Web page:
Andrew Honnor, PR representative for Lansdowne Partners, one of the four hedge funds named by Kaupthing Bank for manipulating the Icelandic market, has denied the Kaupthing´s accusations according to widespread reports in the Icelandic press.
“Such allegations – that we are manipulating share prices – are extremely serious. We absolutely deny it,” said Honnor in a report posted on the Icelandic news site visir.is and Iceland Review on Thursday.
Sigurdur Einarsson, Chairman of Iceland´s biggest bank Kaupthing, told visir.is on Wednesday that four foreign hedge funds had instigated a systematic attack on the Icelandic financial market and Icelandic banks, and had gone to great lengths to profit from taking short positions in stocks and credit default swaps (CDS).
Einarsson named the UK hedge funds involved as Trafalgar Fund, Ako Capital, Cheney Capital and Lansdowne Partners.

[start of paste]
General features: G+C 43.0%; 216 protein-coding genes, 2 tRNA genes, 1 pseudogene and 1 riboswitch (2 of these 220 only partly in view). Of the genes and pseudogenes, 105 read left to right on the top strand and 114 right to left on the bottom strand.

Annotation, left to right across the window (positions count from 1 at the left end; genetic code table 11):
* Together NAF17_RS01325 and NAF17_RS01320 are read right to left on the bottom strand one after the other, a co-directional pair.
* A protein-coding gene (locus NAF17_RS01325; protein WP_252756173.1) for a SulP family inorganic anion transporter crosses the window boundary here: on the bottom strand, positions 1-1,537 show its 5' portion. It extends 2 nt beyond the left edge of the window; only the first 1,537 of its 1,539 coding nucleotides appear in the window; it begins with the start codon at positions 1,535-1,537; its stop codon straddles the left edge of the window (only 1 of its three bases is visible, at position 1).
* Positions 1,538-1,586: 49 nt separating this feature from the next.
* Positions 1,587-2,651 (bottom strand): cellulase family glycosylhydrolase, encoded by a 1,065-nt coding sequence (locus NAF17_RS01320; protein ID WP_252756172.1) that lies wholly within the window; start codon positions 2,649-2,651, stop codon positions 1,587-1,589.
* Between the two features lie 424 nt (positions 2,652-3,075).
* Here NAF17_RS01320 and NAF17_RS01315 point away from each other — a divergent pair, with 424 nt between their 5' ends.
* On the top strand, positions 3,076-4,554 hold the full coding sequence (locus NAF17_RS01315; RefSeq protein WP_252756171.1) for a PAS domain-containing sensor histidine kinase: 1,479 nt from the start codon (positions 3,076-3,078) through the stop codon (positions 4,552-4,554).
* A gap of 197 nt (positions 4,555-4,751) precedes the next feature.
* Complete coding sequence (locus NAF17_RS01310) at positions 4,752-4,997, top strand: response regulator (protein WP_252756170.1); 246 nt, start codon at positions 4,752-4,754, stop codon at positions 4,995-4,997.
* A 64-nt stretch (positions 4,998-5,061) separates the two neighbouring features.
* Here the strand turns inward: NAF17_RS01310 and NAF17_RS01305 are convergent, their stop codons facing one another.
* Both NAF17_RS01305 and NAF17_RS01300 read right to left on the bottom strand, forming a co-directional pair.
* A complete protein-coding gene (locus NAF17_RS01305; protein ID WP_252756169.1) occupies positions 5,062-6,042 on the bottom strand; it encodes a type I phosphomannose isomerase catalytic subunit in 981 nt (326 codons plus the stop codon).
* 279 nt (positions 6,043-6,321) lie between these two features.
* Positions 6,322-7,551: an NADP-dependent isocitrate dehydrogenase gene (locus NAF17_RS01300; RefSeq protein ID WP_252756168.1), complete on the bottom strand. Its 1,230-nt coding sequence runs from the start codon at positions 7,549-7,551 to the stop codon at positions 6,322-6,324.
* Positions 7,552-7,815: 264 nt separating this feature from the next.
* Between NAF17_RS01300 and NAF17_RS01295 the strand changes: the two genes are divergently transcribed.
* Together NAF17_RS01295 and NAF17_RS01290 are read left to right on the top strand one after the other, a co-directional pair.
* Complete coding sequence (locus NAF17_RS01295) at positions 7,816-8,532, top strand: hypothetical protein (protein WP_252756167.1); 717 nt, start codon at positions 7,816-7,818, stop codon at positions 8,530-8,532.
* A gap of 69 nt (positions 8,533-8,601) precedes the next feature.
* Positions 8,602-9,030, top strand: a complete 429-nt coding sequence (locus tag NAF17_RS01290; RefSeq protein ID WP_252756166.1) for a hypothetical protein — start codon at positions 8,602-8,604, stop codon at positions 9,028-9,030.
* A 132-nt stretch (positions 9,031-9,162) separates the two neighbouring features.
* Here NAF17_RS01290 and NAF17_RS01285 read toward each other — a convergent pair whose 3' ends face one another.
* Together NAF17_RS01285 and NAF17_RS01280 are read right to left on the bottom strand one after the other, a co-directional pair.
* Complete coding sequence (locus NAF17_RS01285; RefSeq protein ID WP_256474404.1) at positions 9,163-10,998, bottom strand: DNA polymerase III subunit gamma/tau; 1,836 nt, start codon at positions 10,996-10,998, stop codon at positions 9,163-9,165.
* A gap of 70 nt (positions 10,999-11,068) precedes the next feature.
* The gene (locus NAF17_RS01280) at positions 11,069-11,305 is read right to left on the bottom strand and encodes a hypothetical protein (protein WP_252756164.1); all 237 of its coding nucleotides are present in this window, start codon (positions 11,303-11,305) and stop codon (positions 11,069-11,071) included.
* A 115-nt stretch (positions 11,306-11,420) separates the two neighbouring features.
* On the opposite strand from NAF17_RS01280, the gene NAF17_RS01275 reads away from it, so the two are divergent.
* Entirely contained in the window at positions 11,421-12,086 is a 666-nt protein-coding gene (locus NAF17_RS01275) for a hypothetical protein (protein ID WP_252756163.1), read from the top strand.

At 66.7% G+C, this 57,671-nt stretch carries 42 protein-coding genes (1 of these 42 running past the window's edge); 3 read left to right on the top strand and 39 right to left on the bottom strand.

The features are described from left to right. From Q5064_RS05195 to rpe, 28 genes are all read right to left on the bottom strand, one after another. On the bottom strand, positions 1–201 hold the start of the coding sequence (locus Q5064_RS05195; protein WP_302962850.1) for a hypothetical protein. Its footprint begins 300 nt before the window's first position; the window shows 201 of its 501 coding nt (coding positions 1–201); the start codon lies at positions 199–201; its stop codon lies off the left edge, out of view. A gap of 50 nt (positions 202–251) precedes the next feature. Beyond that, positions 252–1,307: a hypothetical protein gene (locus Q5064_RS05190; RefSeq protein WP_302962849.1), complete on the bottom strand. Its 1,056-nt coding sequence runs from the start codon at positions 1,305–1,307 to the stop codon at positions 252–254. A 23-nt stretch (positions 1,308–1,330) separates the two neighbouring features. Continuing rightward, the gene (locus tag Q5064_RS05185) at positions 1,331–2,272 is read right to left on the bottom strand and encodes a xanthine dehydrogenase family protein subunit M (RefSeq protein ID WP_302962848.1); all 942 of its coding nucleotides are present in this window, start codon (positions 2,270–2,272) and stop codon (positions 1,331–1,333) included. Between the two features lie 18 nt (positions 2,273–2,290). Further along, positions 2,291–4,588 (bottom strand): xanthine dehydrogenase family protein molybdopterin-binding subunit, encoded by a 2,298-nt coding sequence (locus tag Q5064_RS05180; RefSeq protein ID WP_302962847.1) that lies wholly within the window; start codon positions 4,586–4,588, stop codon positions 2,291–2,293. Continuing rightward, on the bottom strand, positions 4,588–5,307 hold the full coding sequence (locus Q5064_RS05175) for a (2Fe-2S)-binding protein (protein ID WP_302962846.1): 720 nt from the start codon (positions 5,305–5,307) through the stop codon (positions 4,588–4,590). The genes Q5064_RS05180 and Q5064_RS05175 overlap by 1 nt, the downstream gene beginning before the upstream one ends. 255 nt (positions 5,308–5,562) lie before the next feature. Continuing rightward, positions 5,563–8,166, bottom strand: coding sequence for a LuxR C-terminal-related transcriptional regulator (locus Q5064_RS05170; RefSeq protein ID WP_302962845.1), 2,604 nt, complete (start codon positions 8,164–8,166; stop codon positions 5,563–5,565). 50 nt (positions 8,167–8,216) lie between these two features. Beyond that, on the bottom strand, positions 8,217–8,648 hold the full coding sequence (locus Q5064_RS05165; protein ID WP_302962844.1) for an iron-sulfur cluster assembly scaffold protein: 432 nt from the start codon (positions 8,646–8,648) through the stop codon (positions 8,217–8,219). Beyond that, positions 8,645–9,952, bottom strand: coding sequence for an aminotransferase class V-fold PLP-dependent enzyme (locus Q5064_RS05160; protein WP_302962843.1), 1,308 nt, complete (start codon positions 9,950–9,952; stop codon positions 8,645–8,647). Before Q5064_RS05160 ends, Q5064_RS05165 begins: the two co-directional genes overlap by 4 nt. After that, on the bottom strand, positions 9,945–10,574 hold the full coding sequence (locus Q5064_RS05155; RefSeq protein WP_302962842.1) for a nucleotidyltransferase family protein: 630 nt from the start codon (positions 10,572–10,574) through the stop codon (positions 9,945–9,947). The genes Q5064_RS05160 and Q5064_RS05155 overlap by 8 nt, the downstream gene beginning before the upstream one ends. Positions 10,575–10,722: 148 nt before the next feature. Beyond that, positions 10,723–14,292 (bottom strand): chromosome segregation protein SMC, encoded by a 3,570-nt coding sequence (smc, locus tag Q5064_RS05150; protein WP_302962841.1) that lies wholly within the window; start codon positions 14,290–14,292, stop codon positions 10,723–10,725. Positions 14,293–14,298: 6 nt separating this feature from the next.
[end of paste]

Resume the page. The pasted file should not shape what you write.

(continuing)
According to Einarsson, these funds systematically contacted the British media and analysts from British banks in an effort to widen CDS spreads and bring down the share price of the banks.
The news follows comments from the Central Bank of Iceland which attributed the recent rapid devaluation of the Icelandic currency to a speculative “attack” by “unscrupulous dealers”. The Icelandic krona (ISK) has fallen by as much as 25 percent against the euro this year.
The Prime Minister of Iceland, Geir Haarde, said at a meeting of Nordic political leaders in Sweden on Wednesday: “It’s clear that there are people out there trying to make money at our expense, and we want to get them off our backs.”
The Central Bank has already asked the Icelandic Financial Services Authority to investigate whether or not investors had deliberately spread false rumours to the media in order to bring turmoil to the Icelandic financial markets.
Meanwhile the Central Bank raised its key interest rate to 15.5% on Thursday in order to protect the currency and control mounting inflation.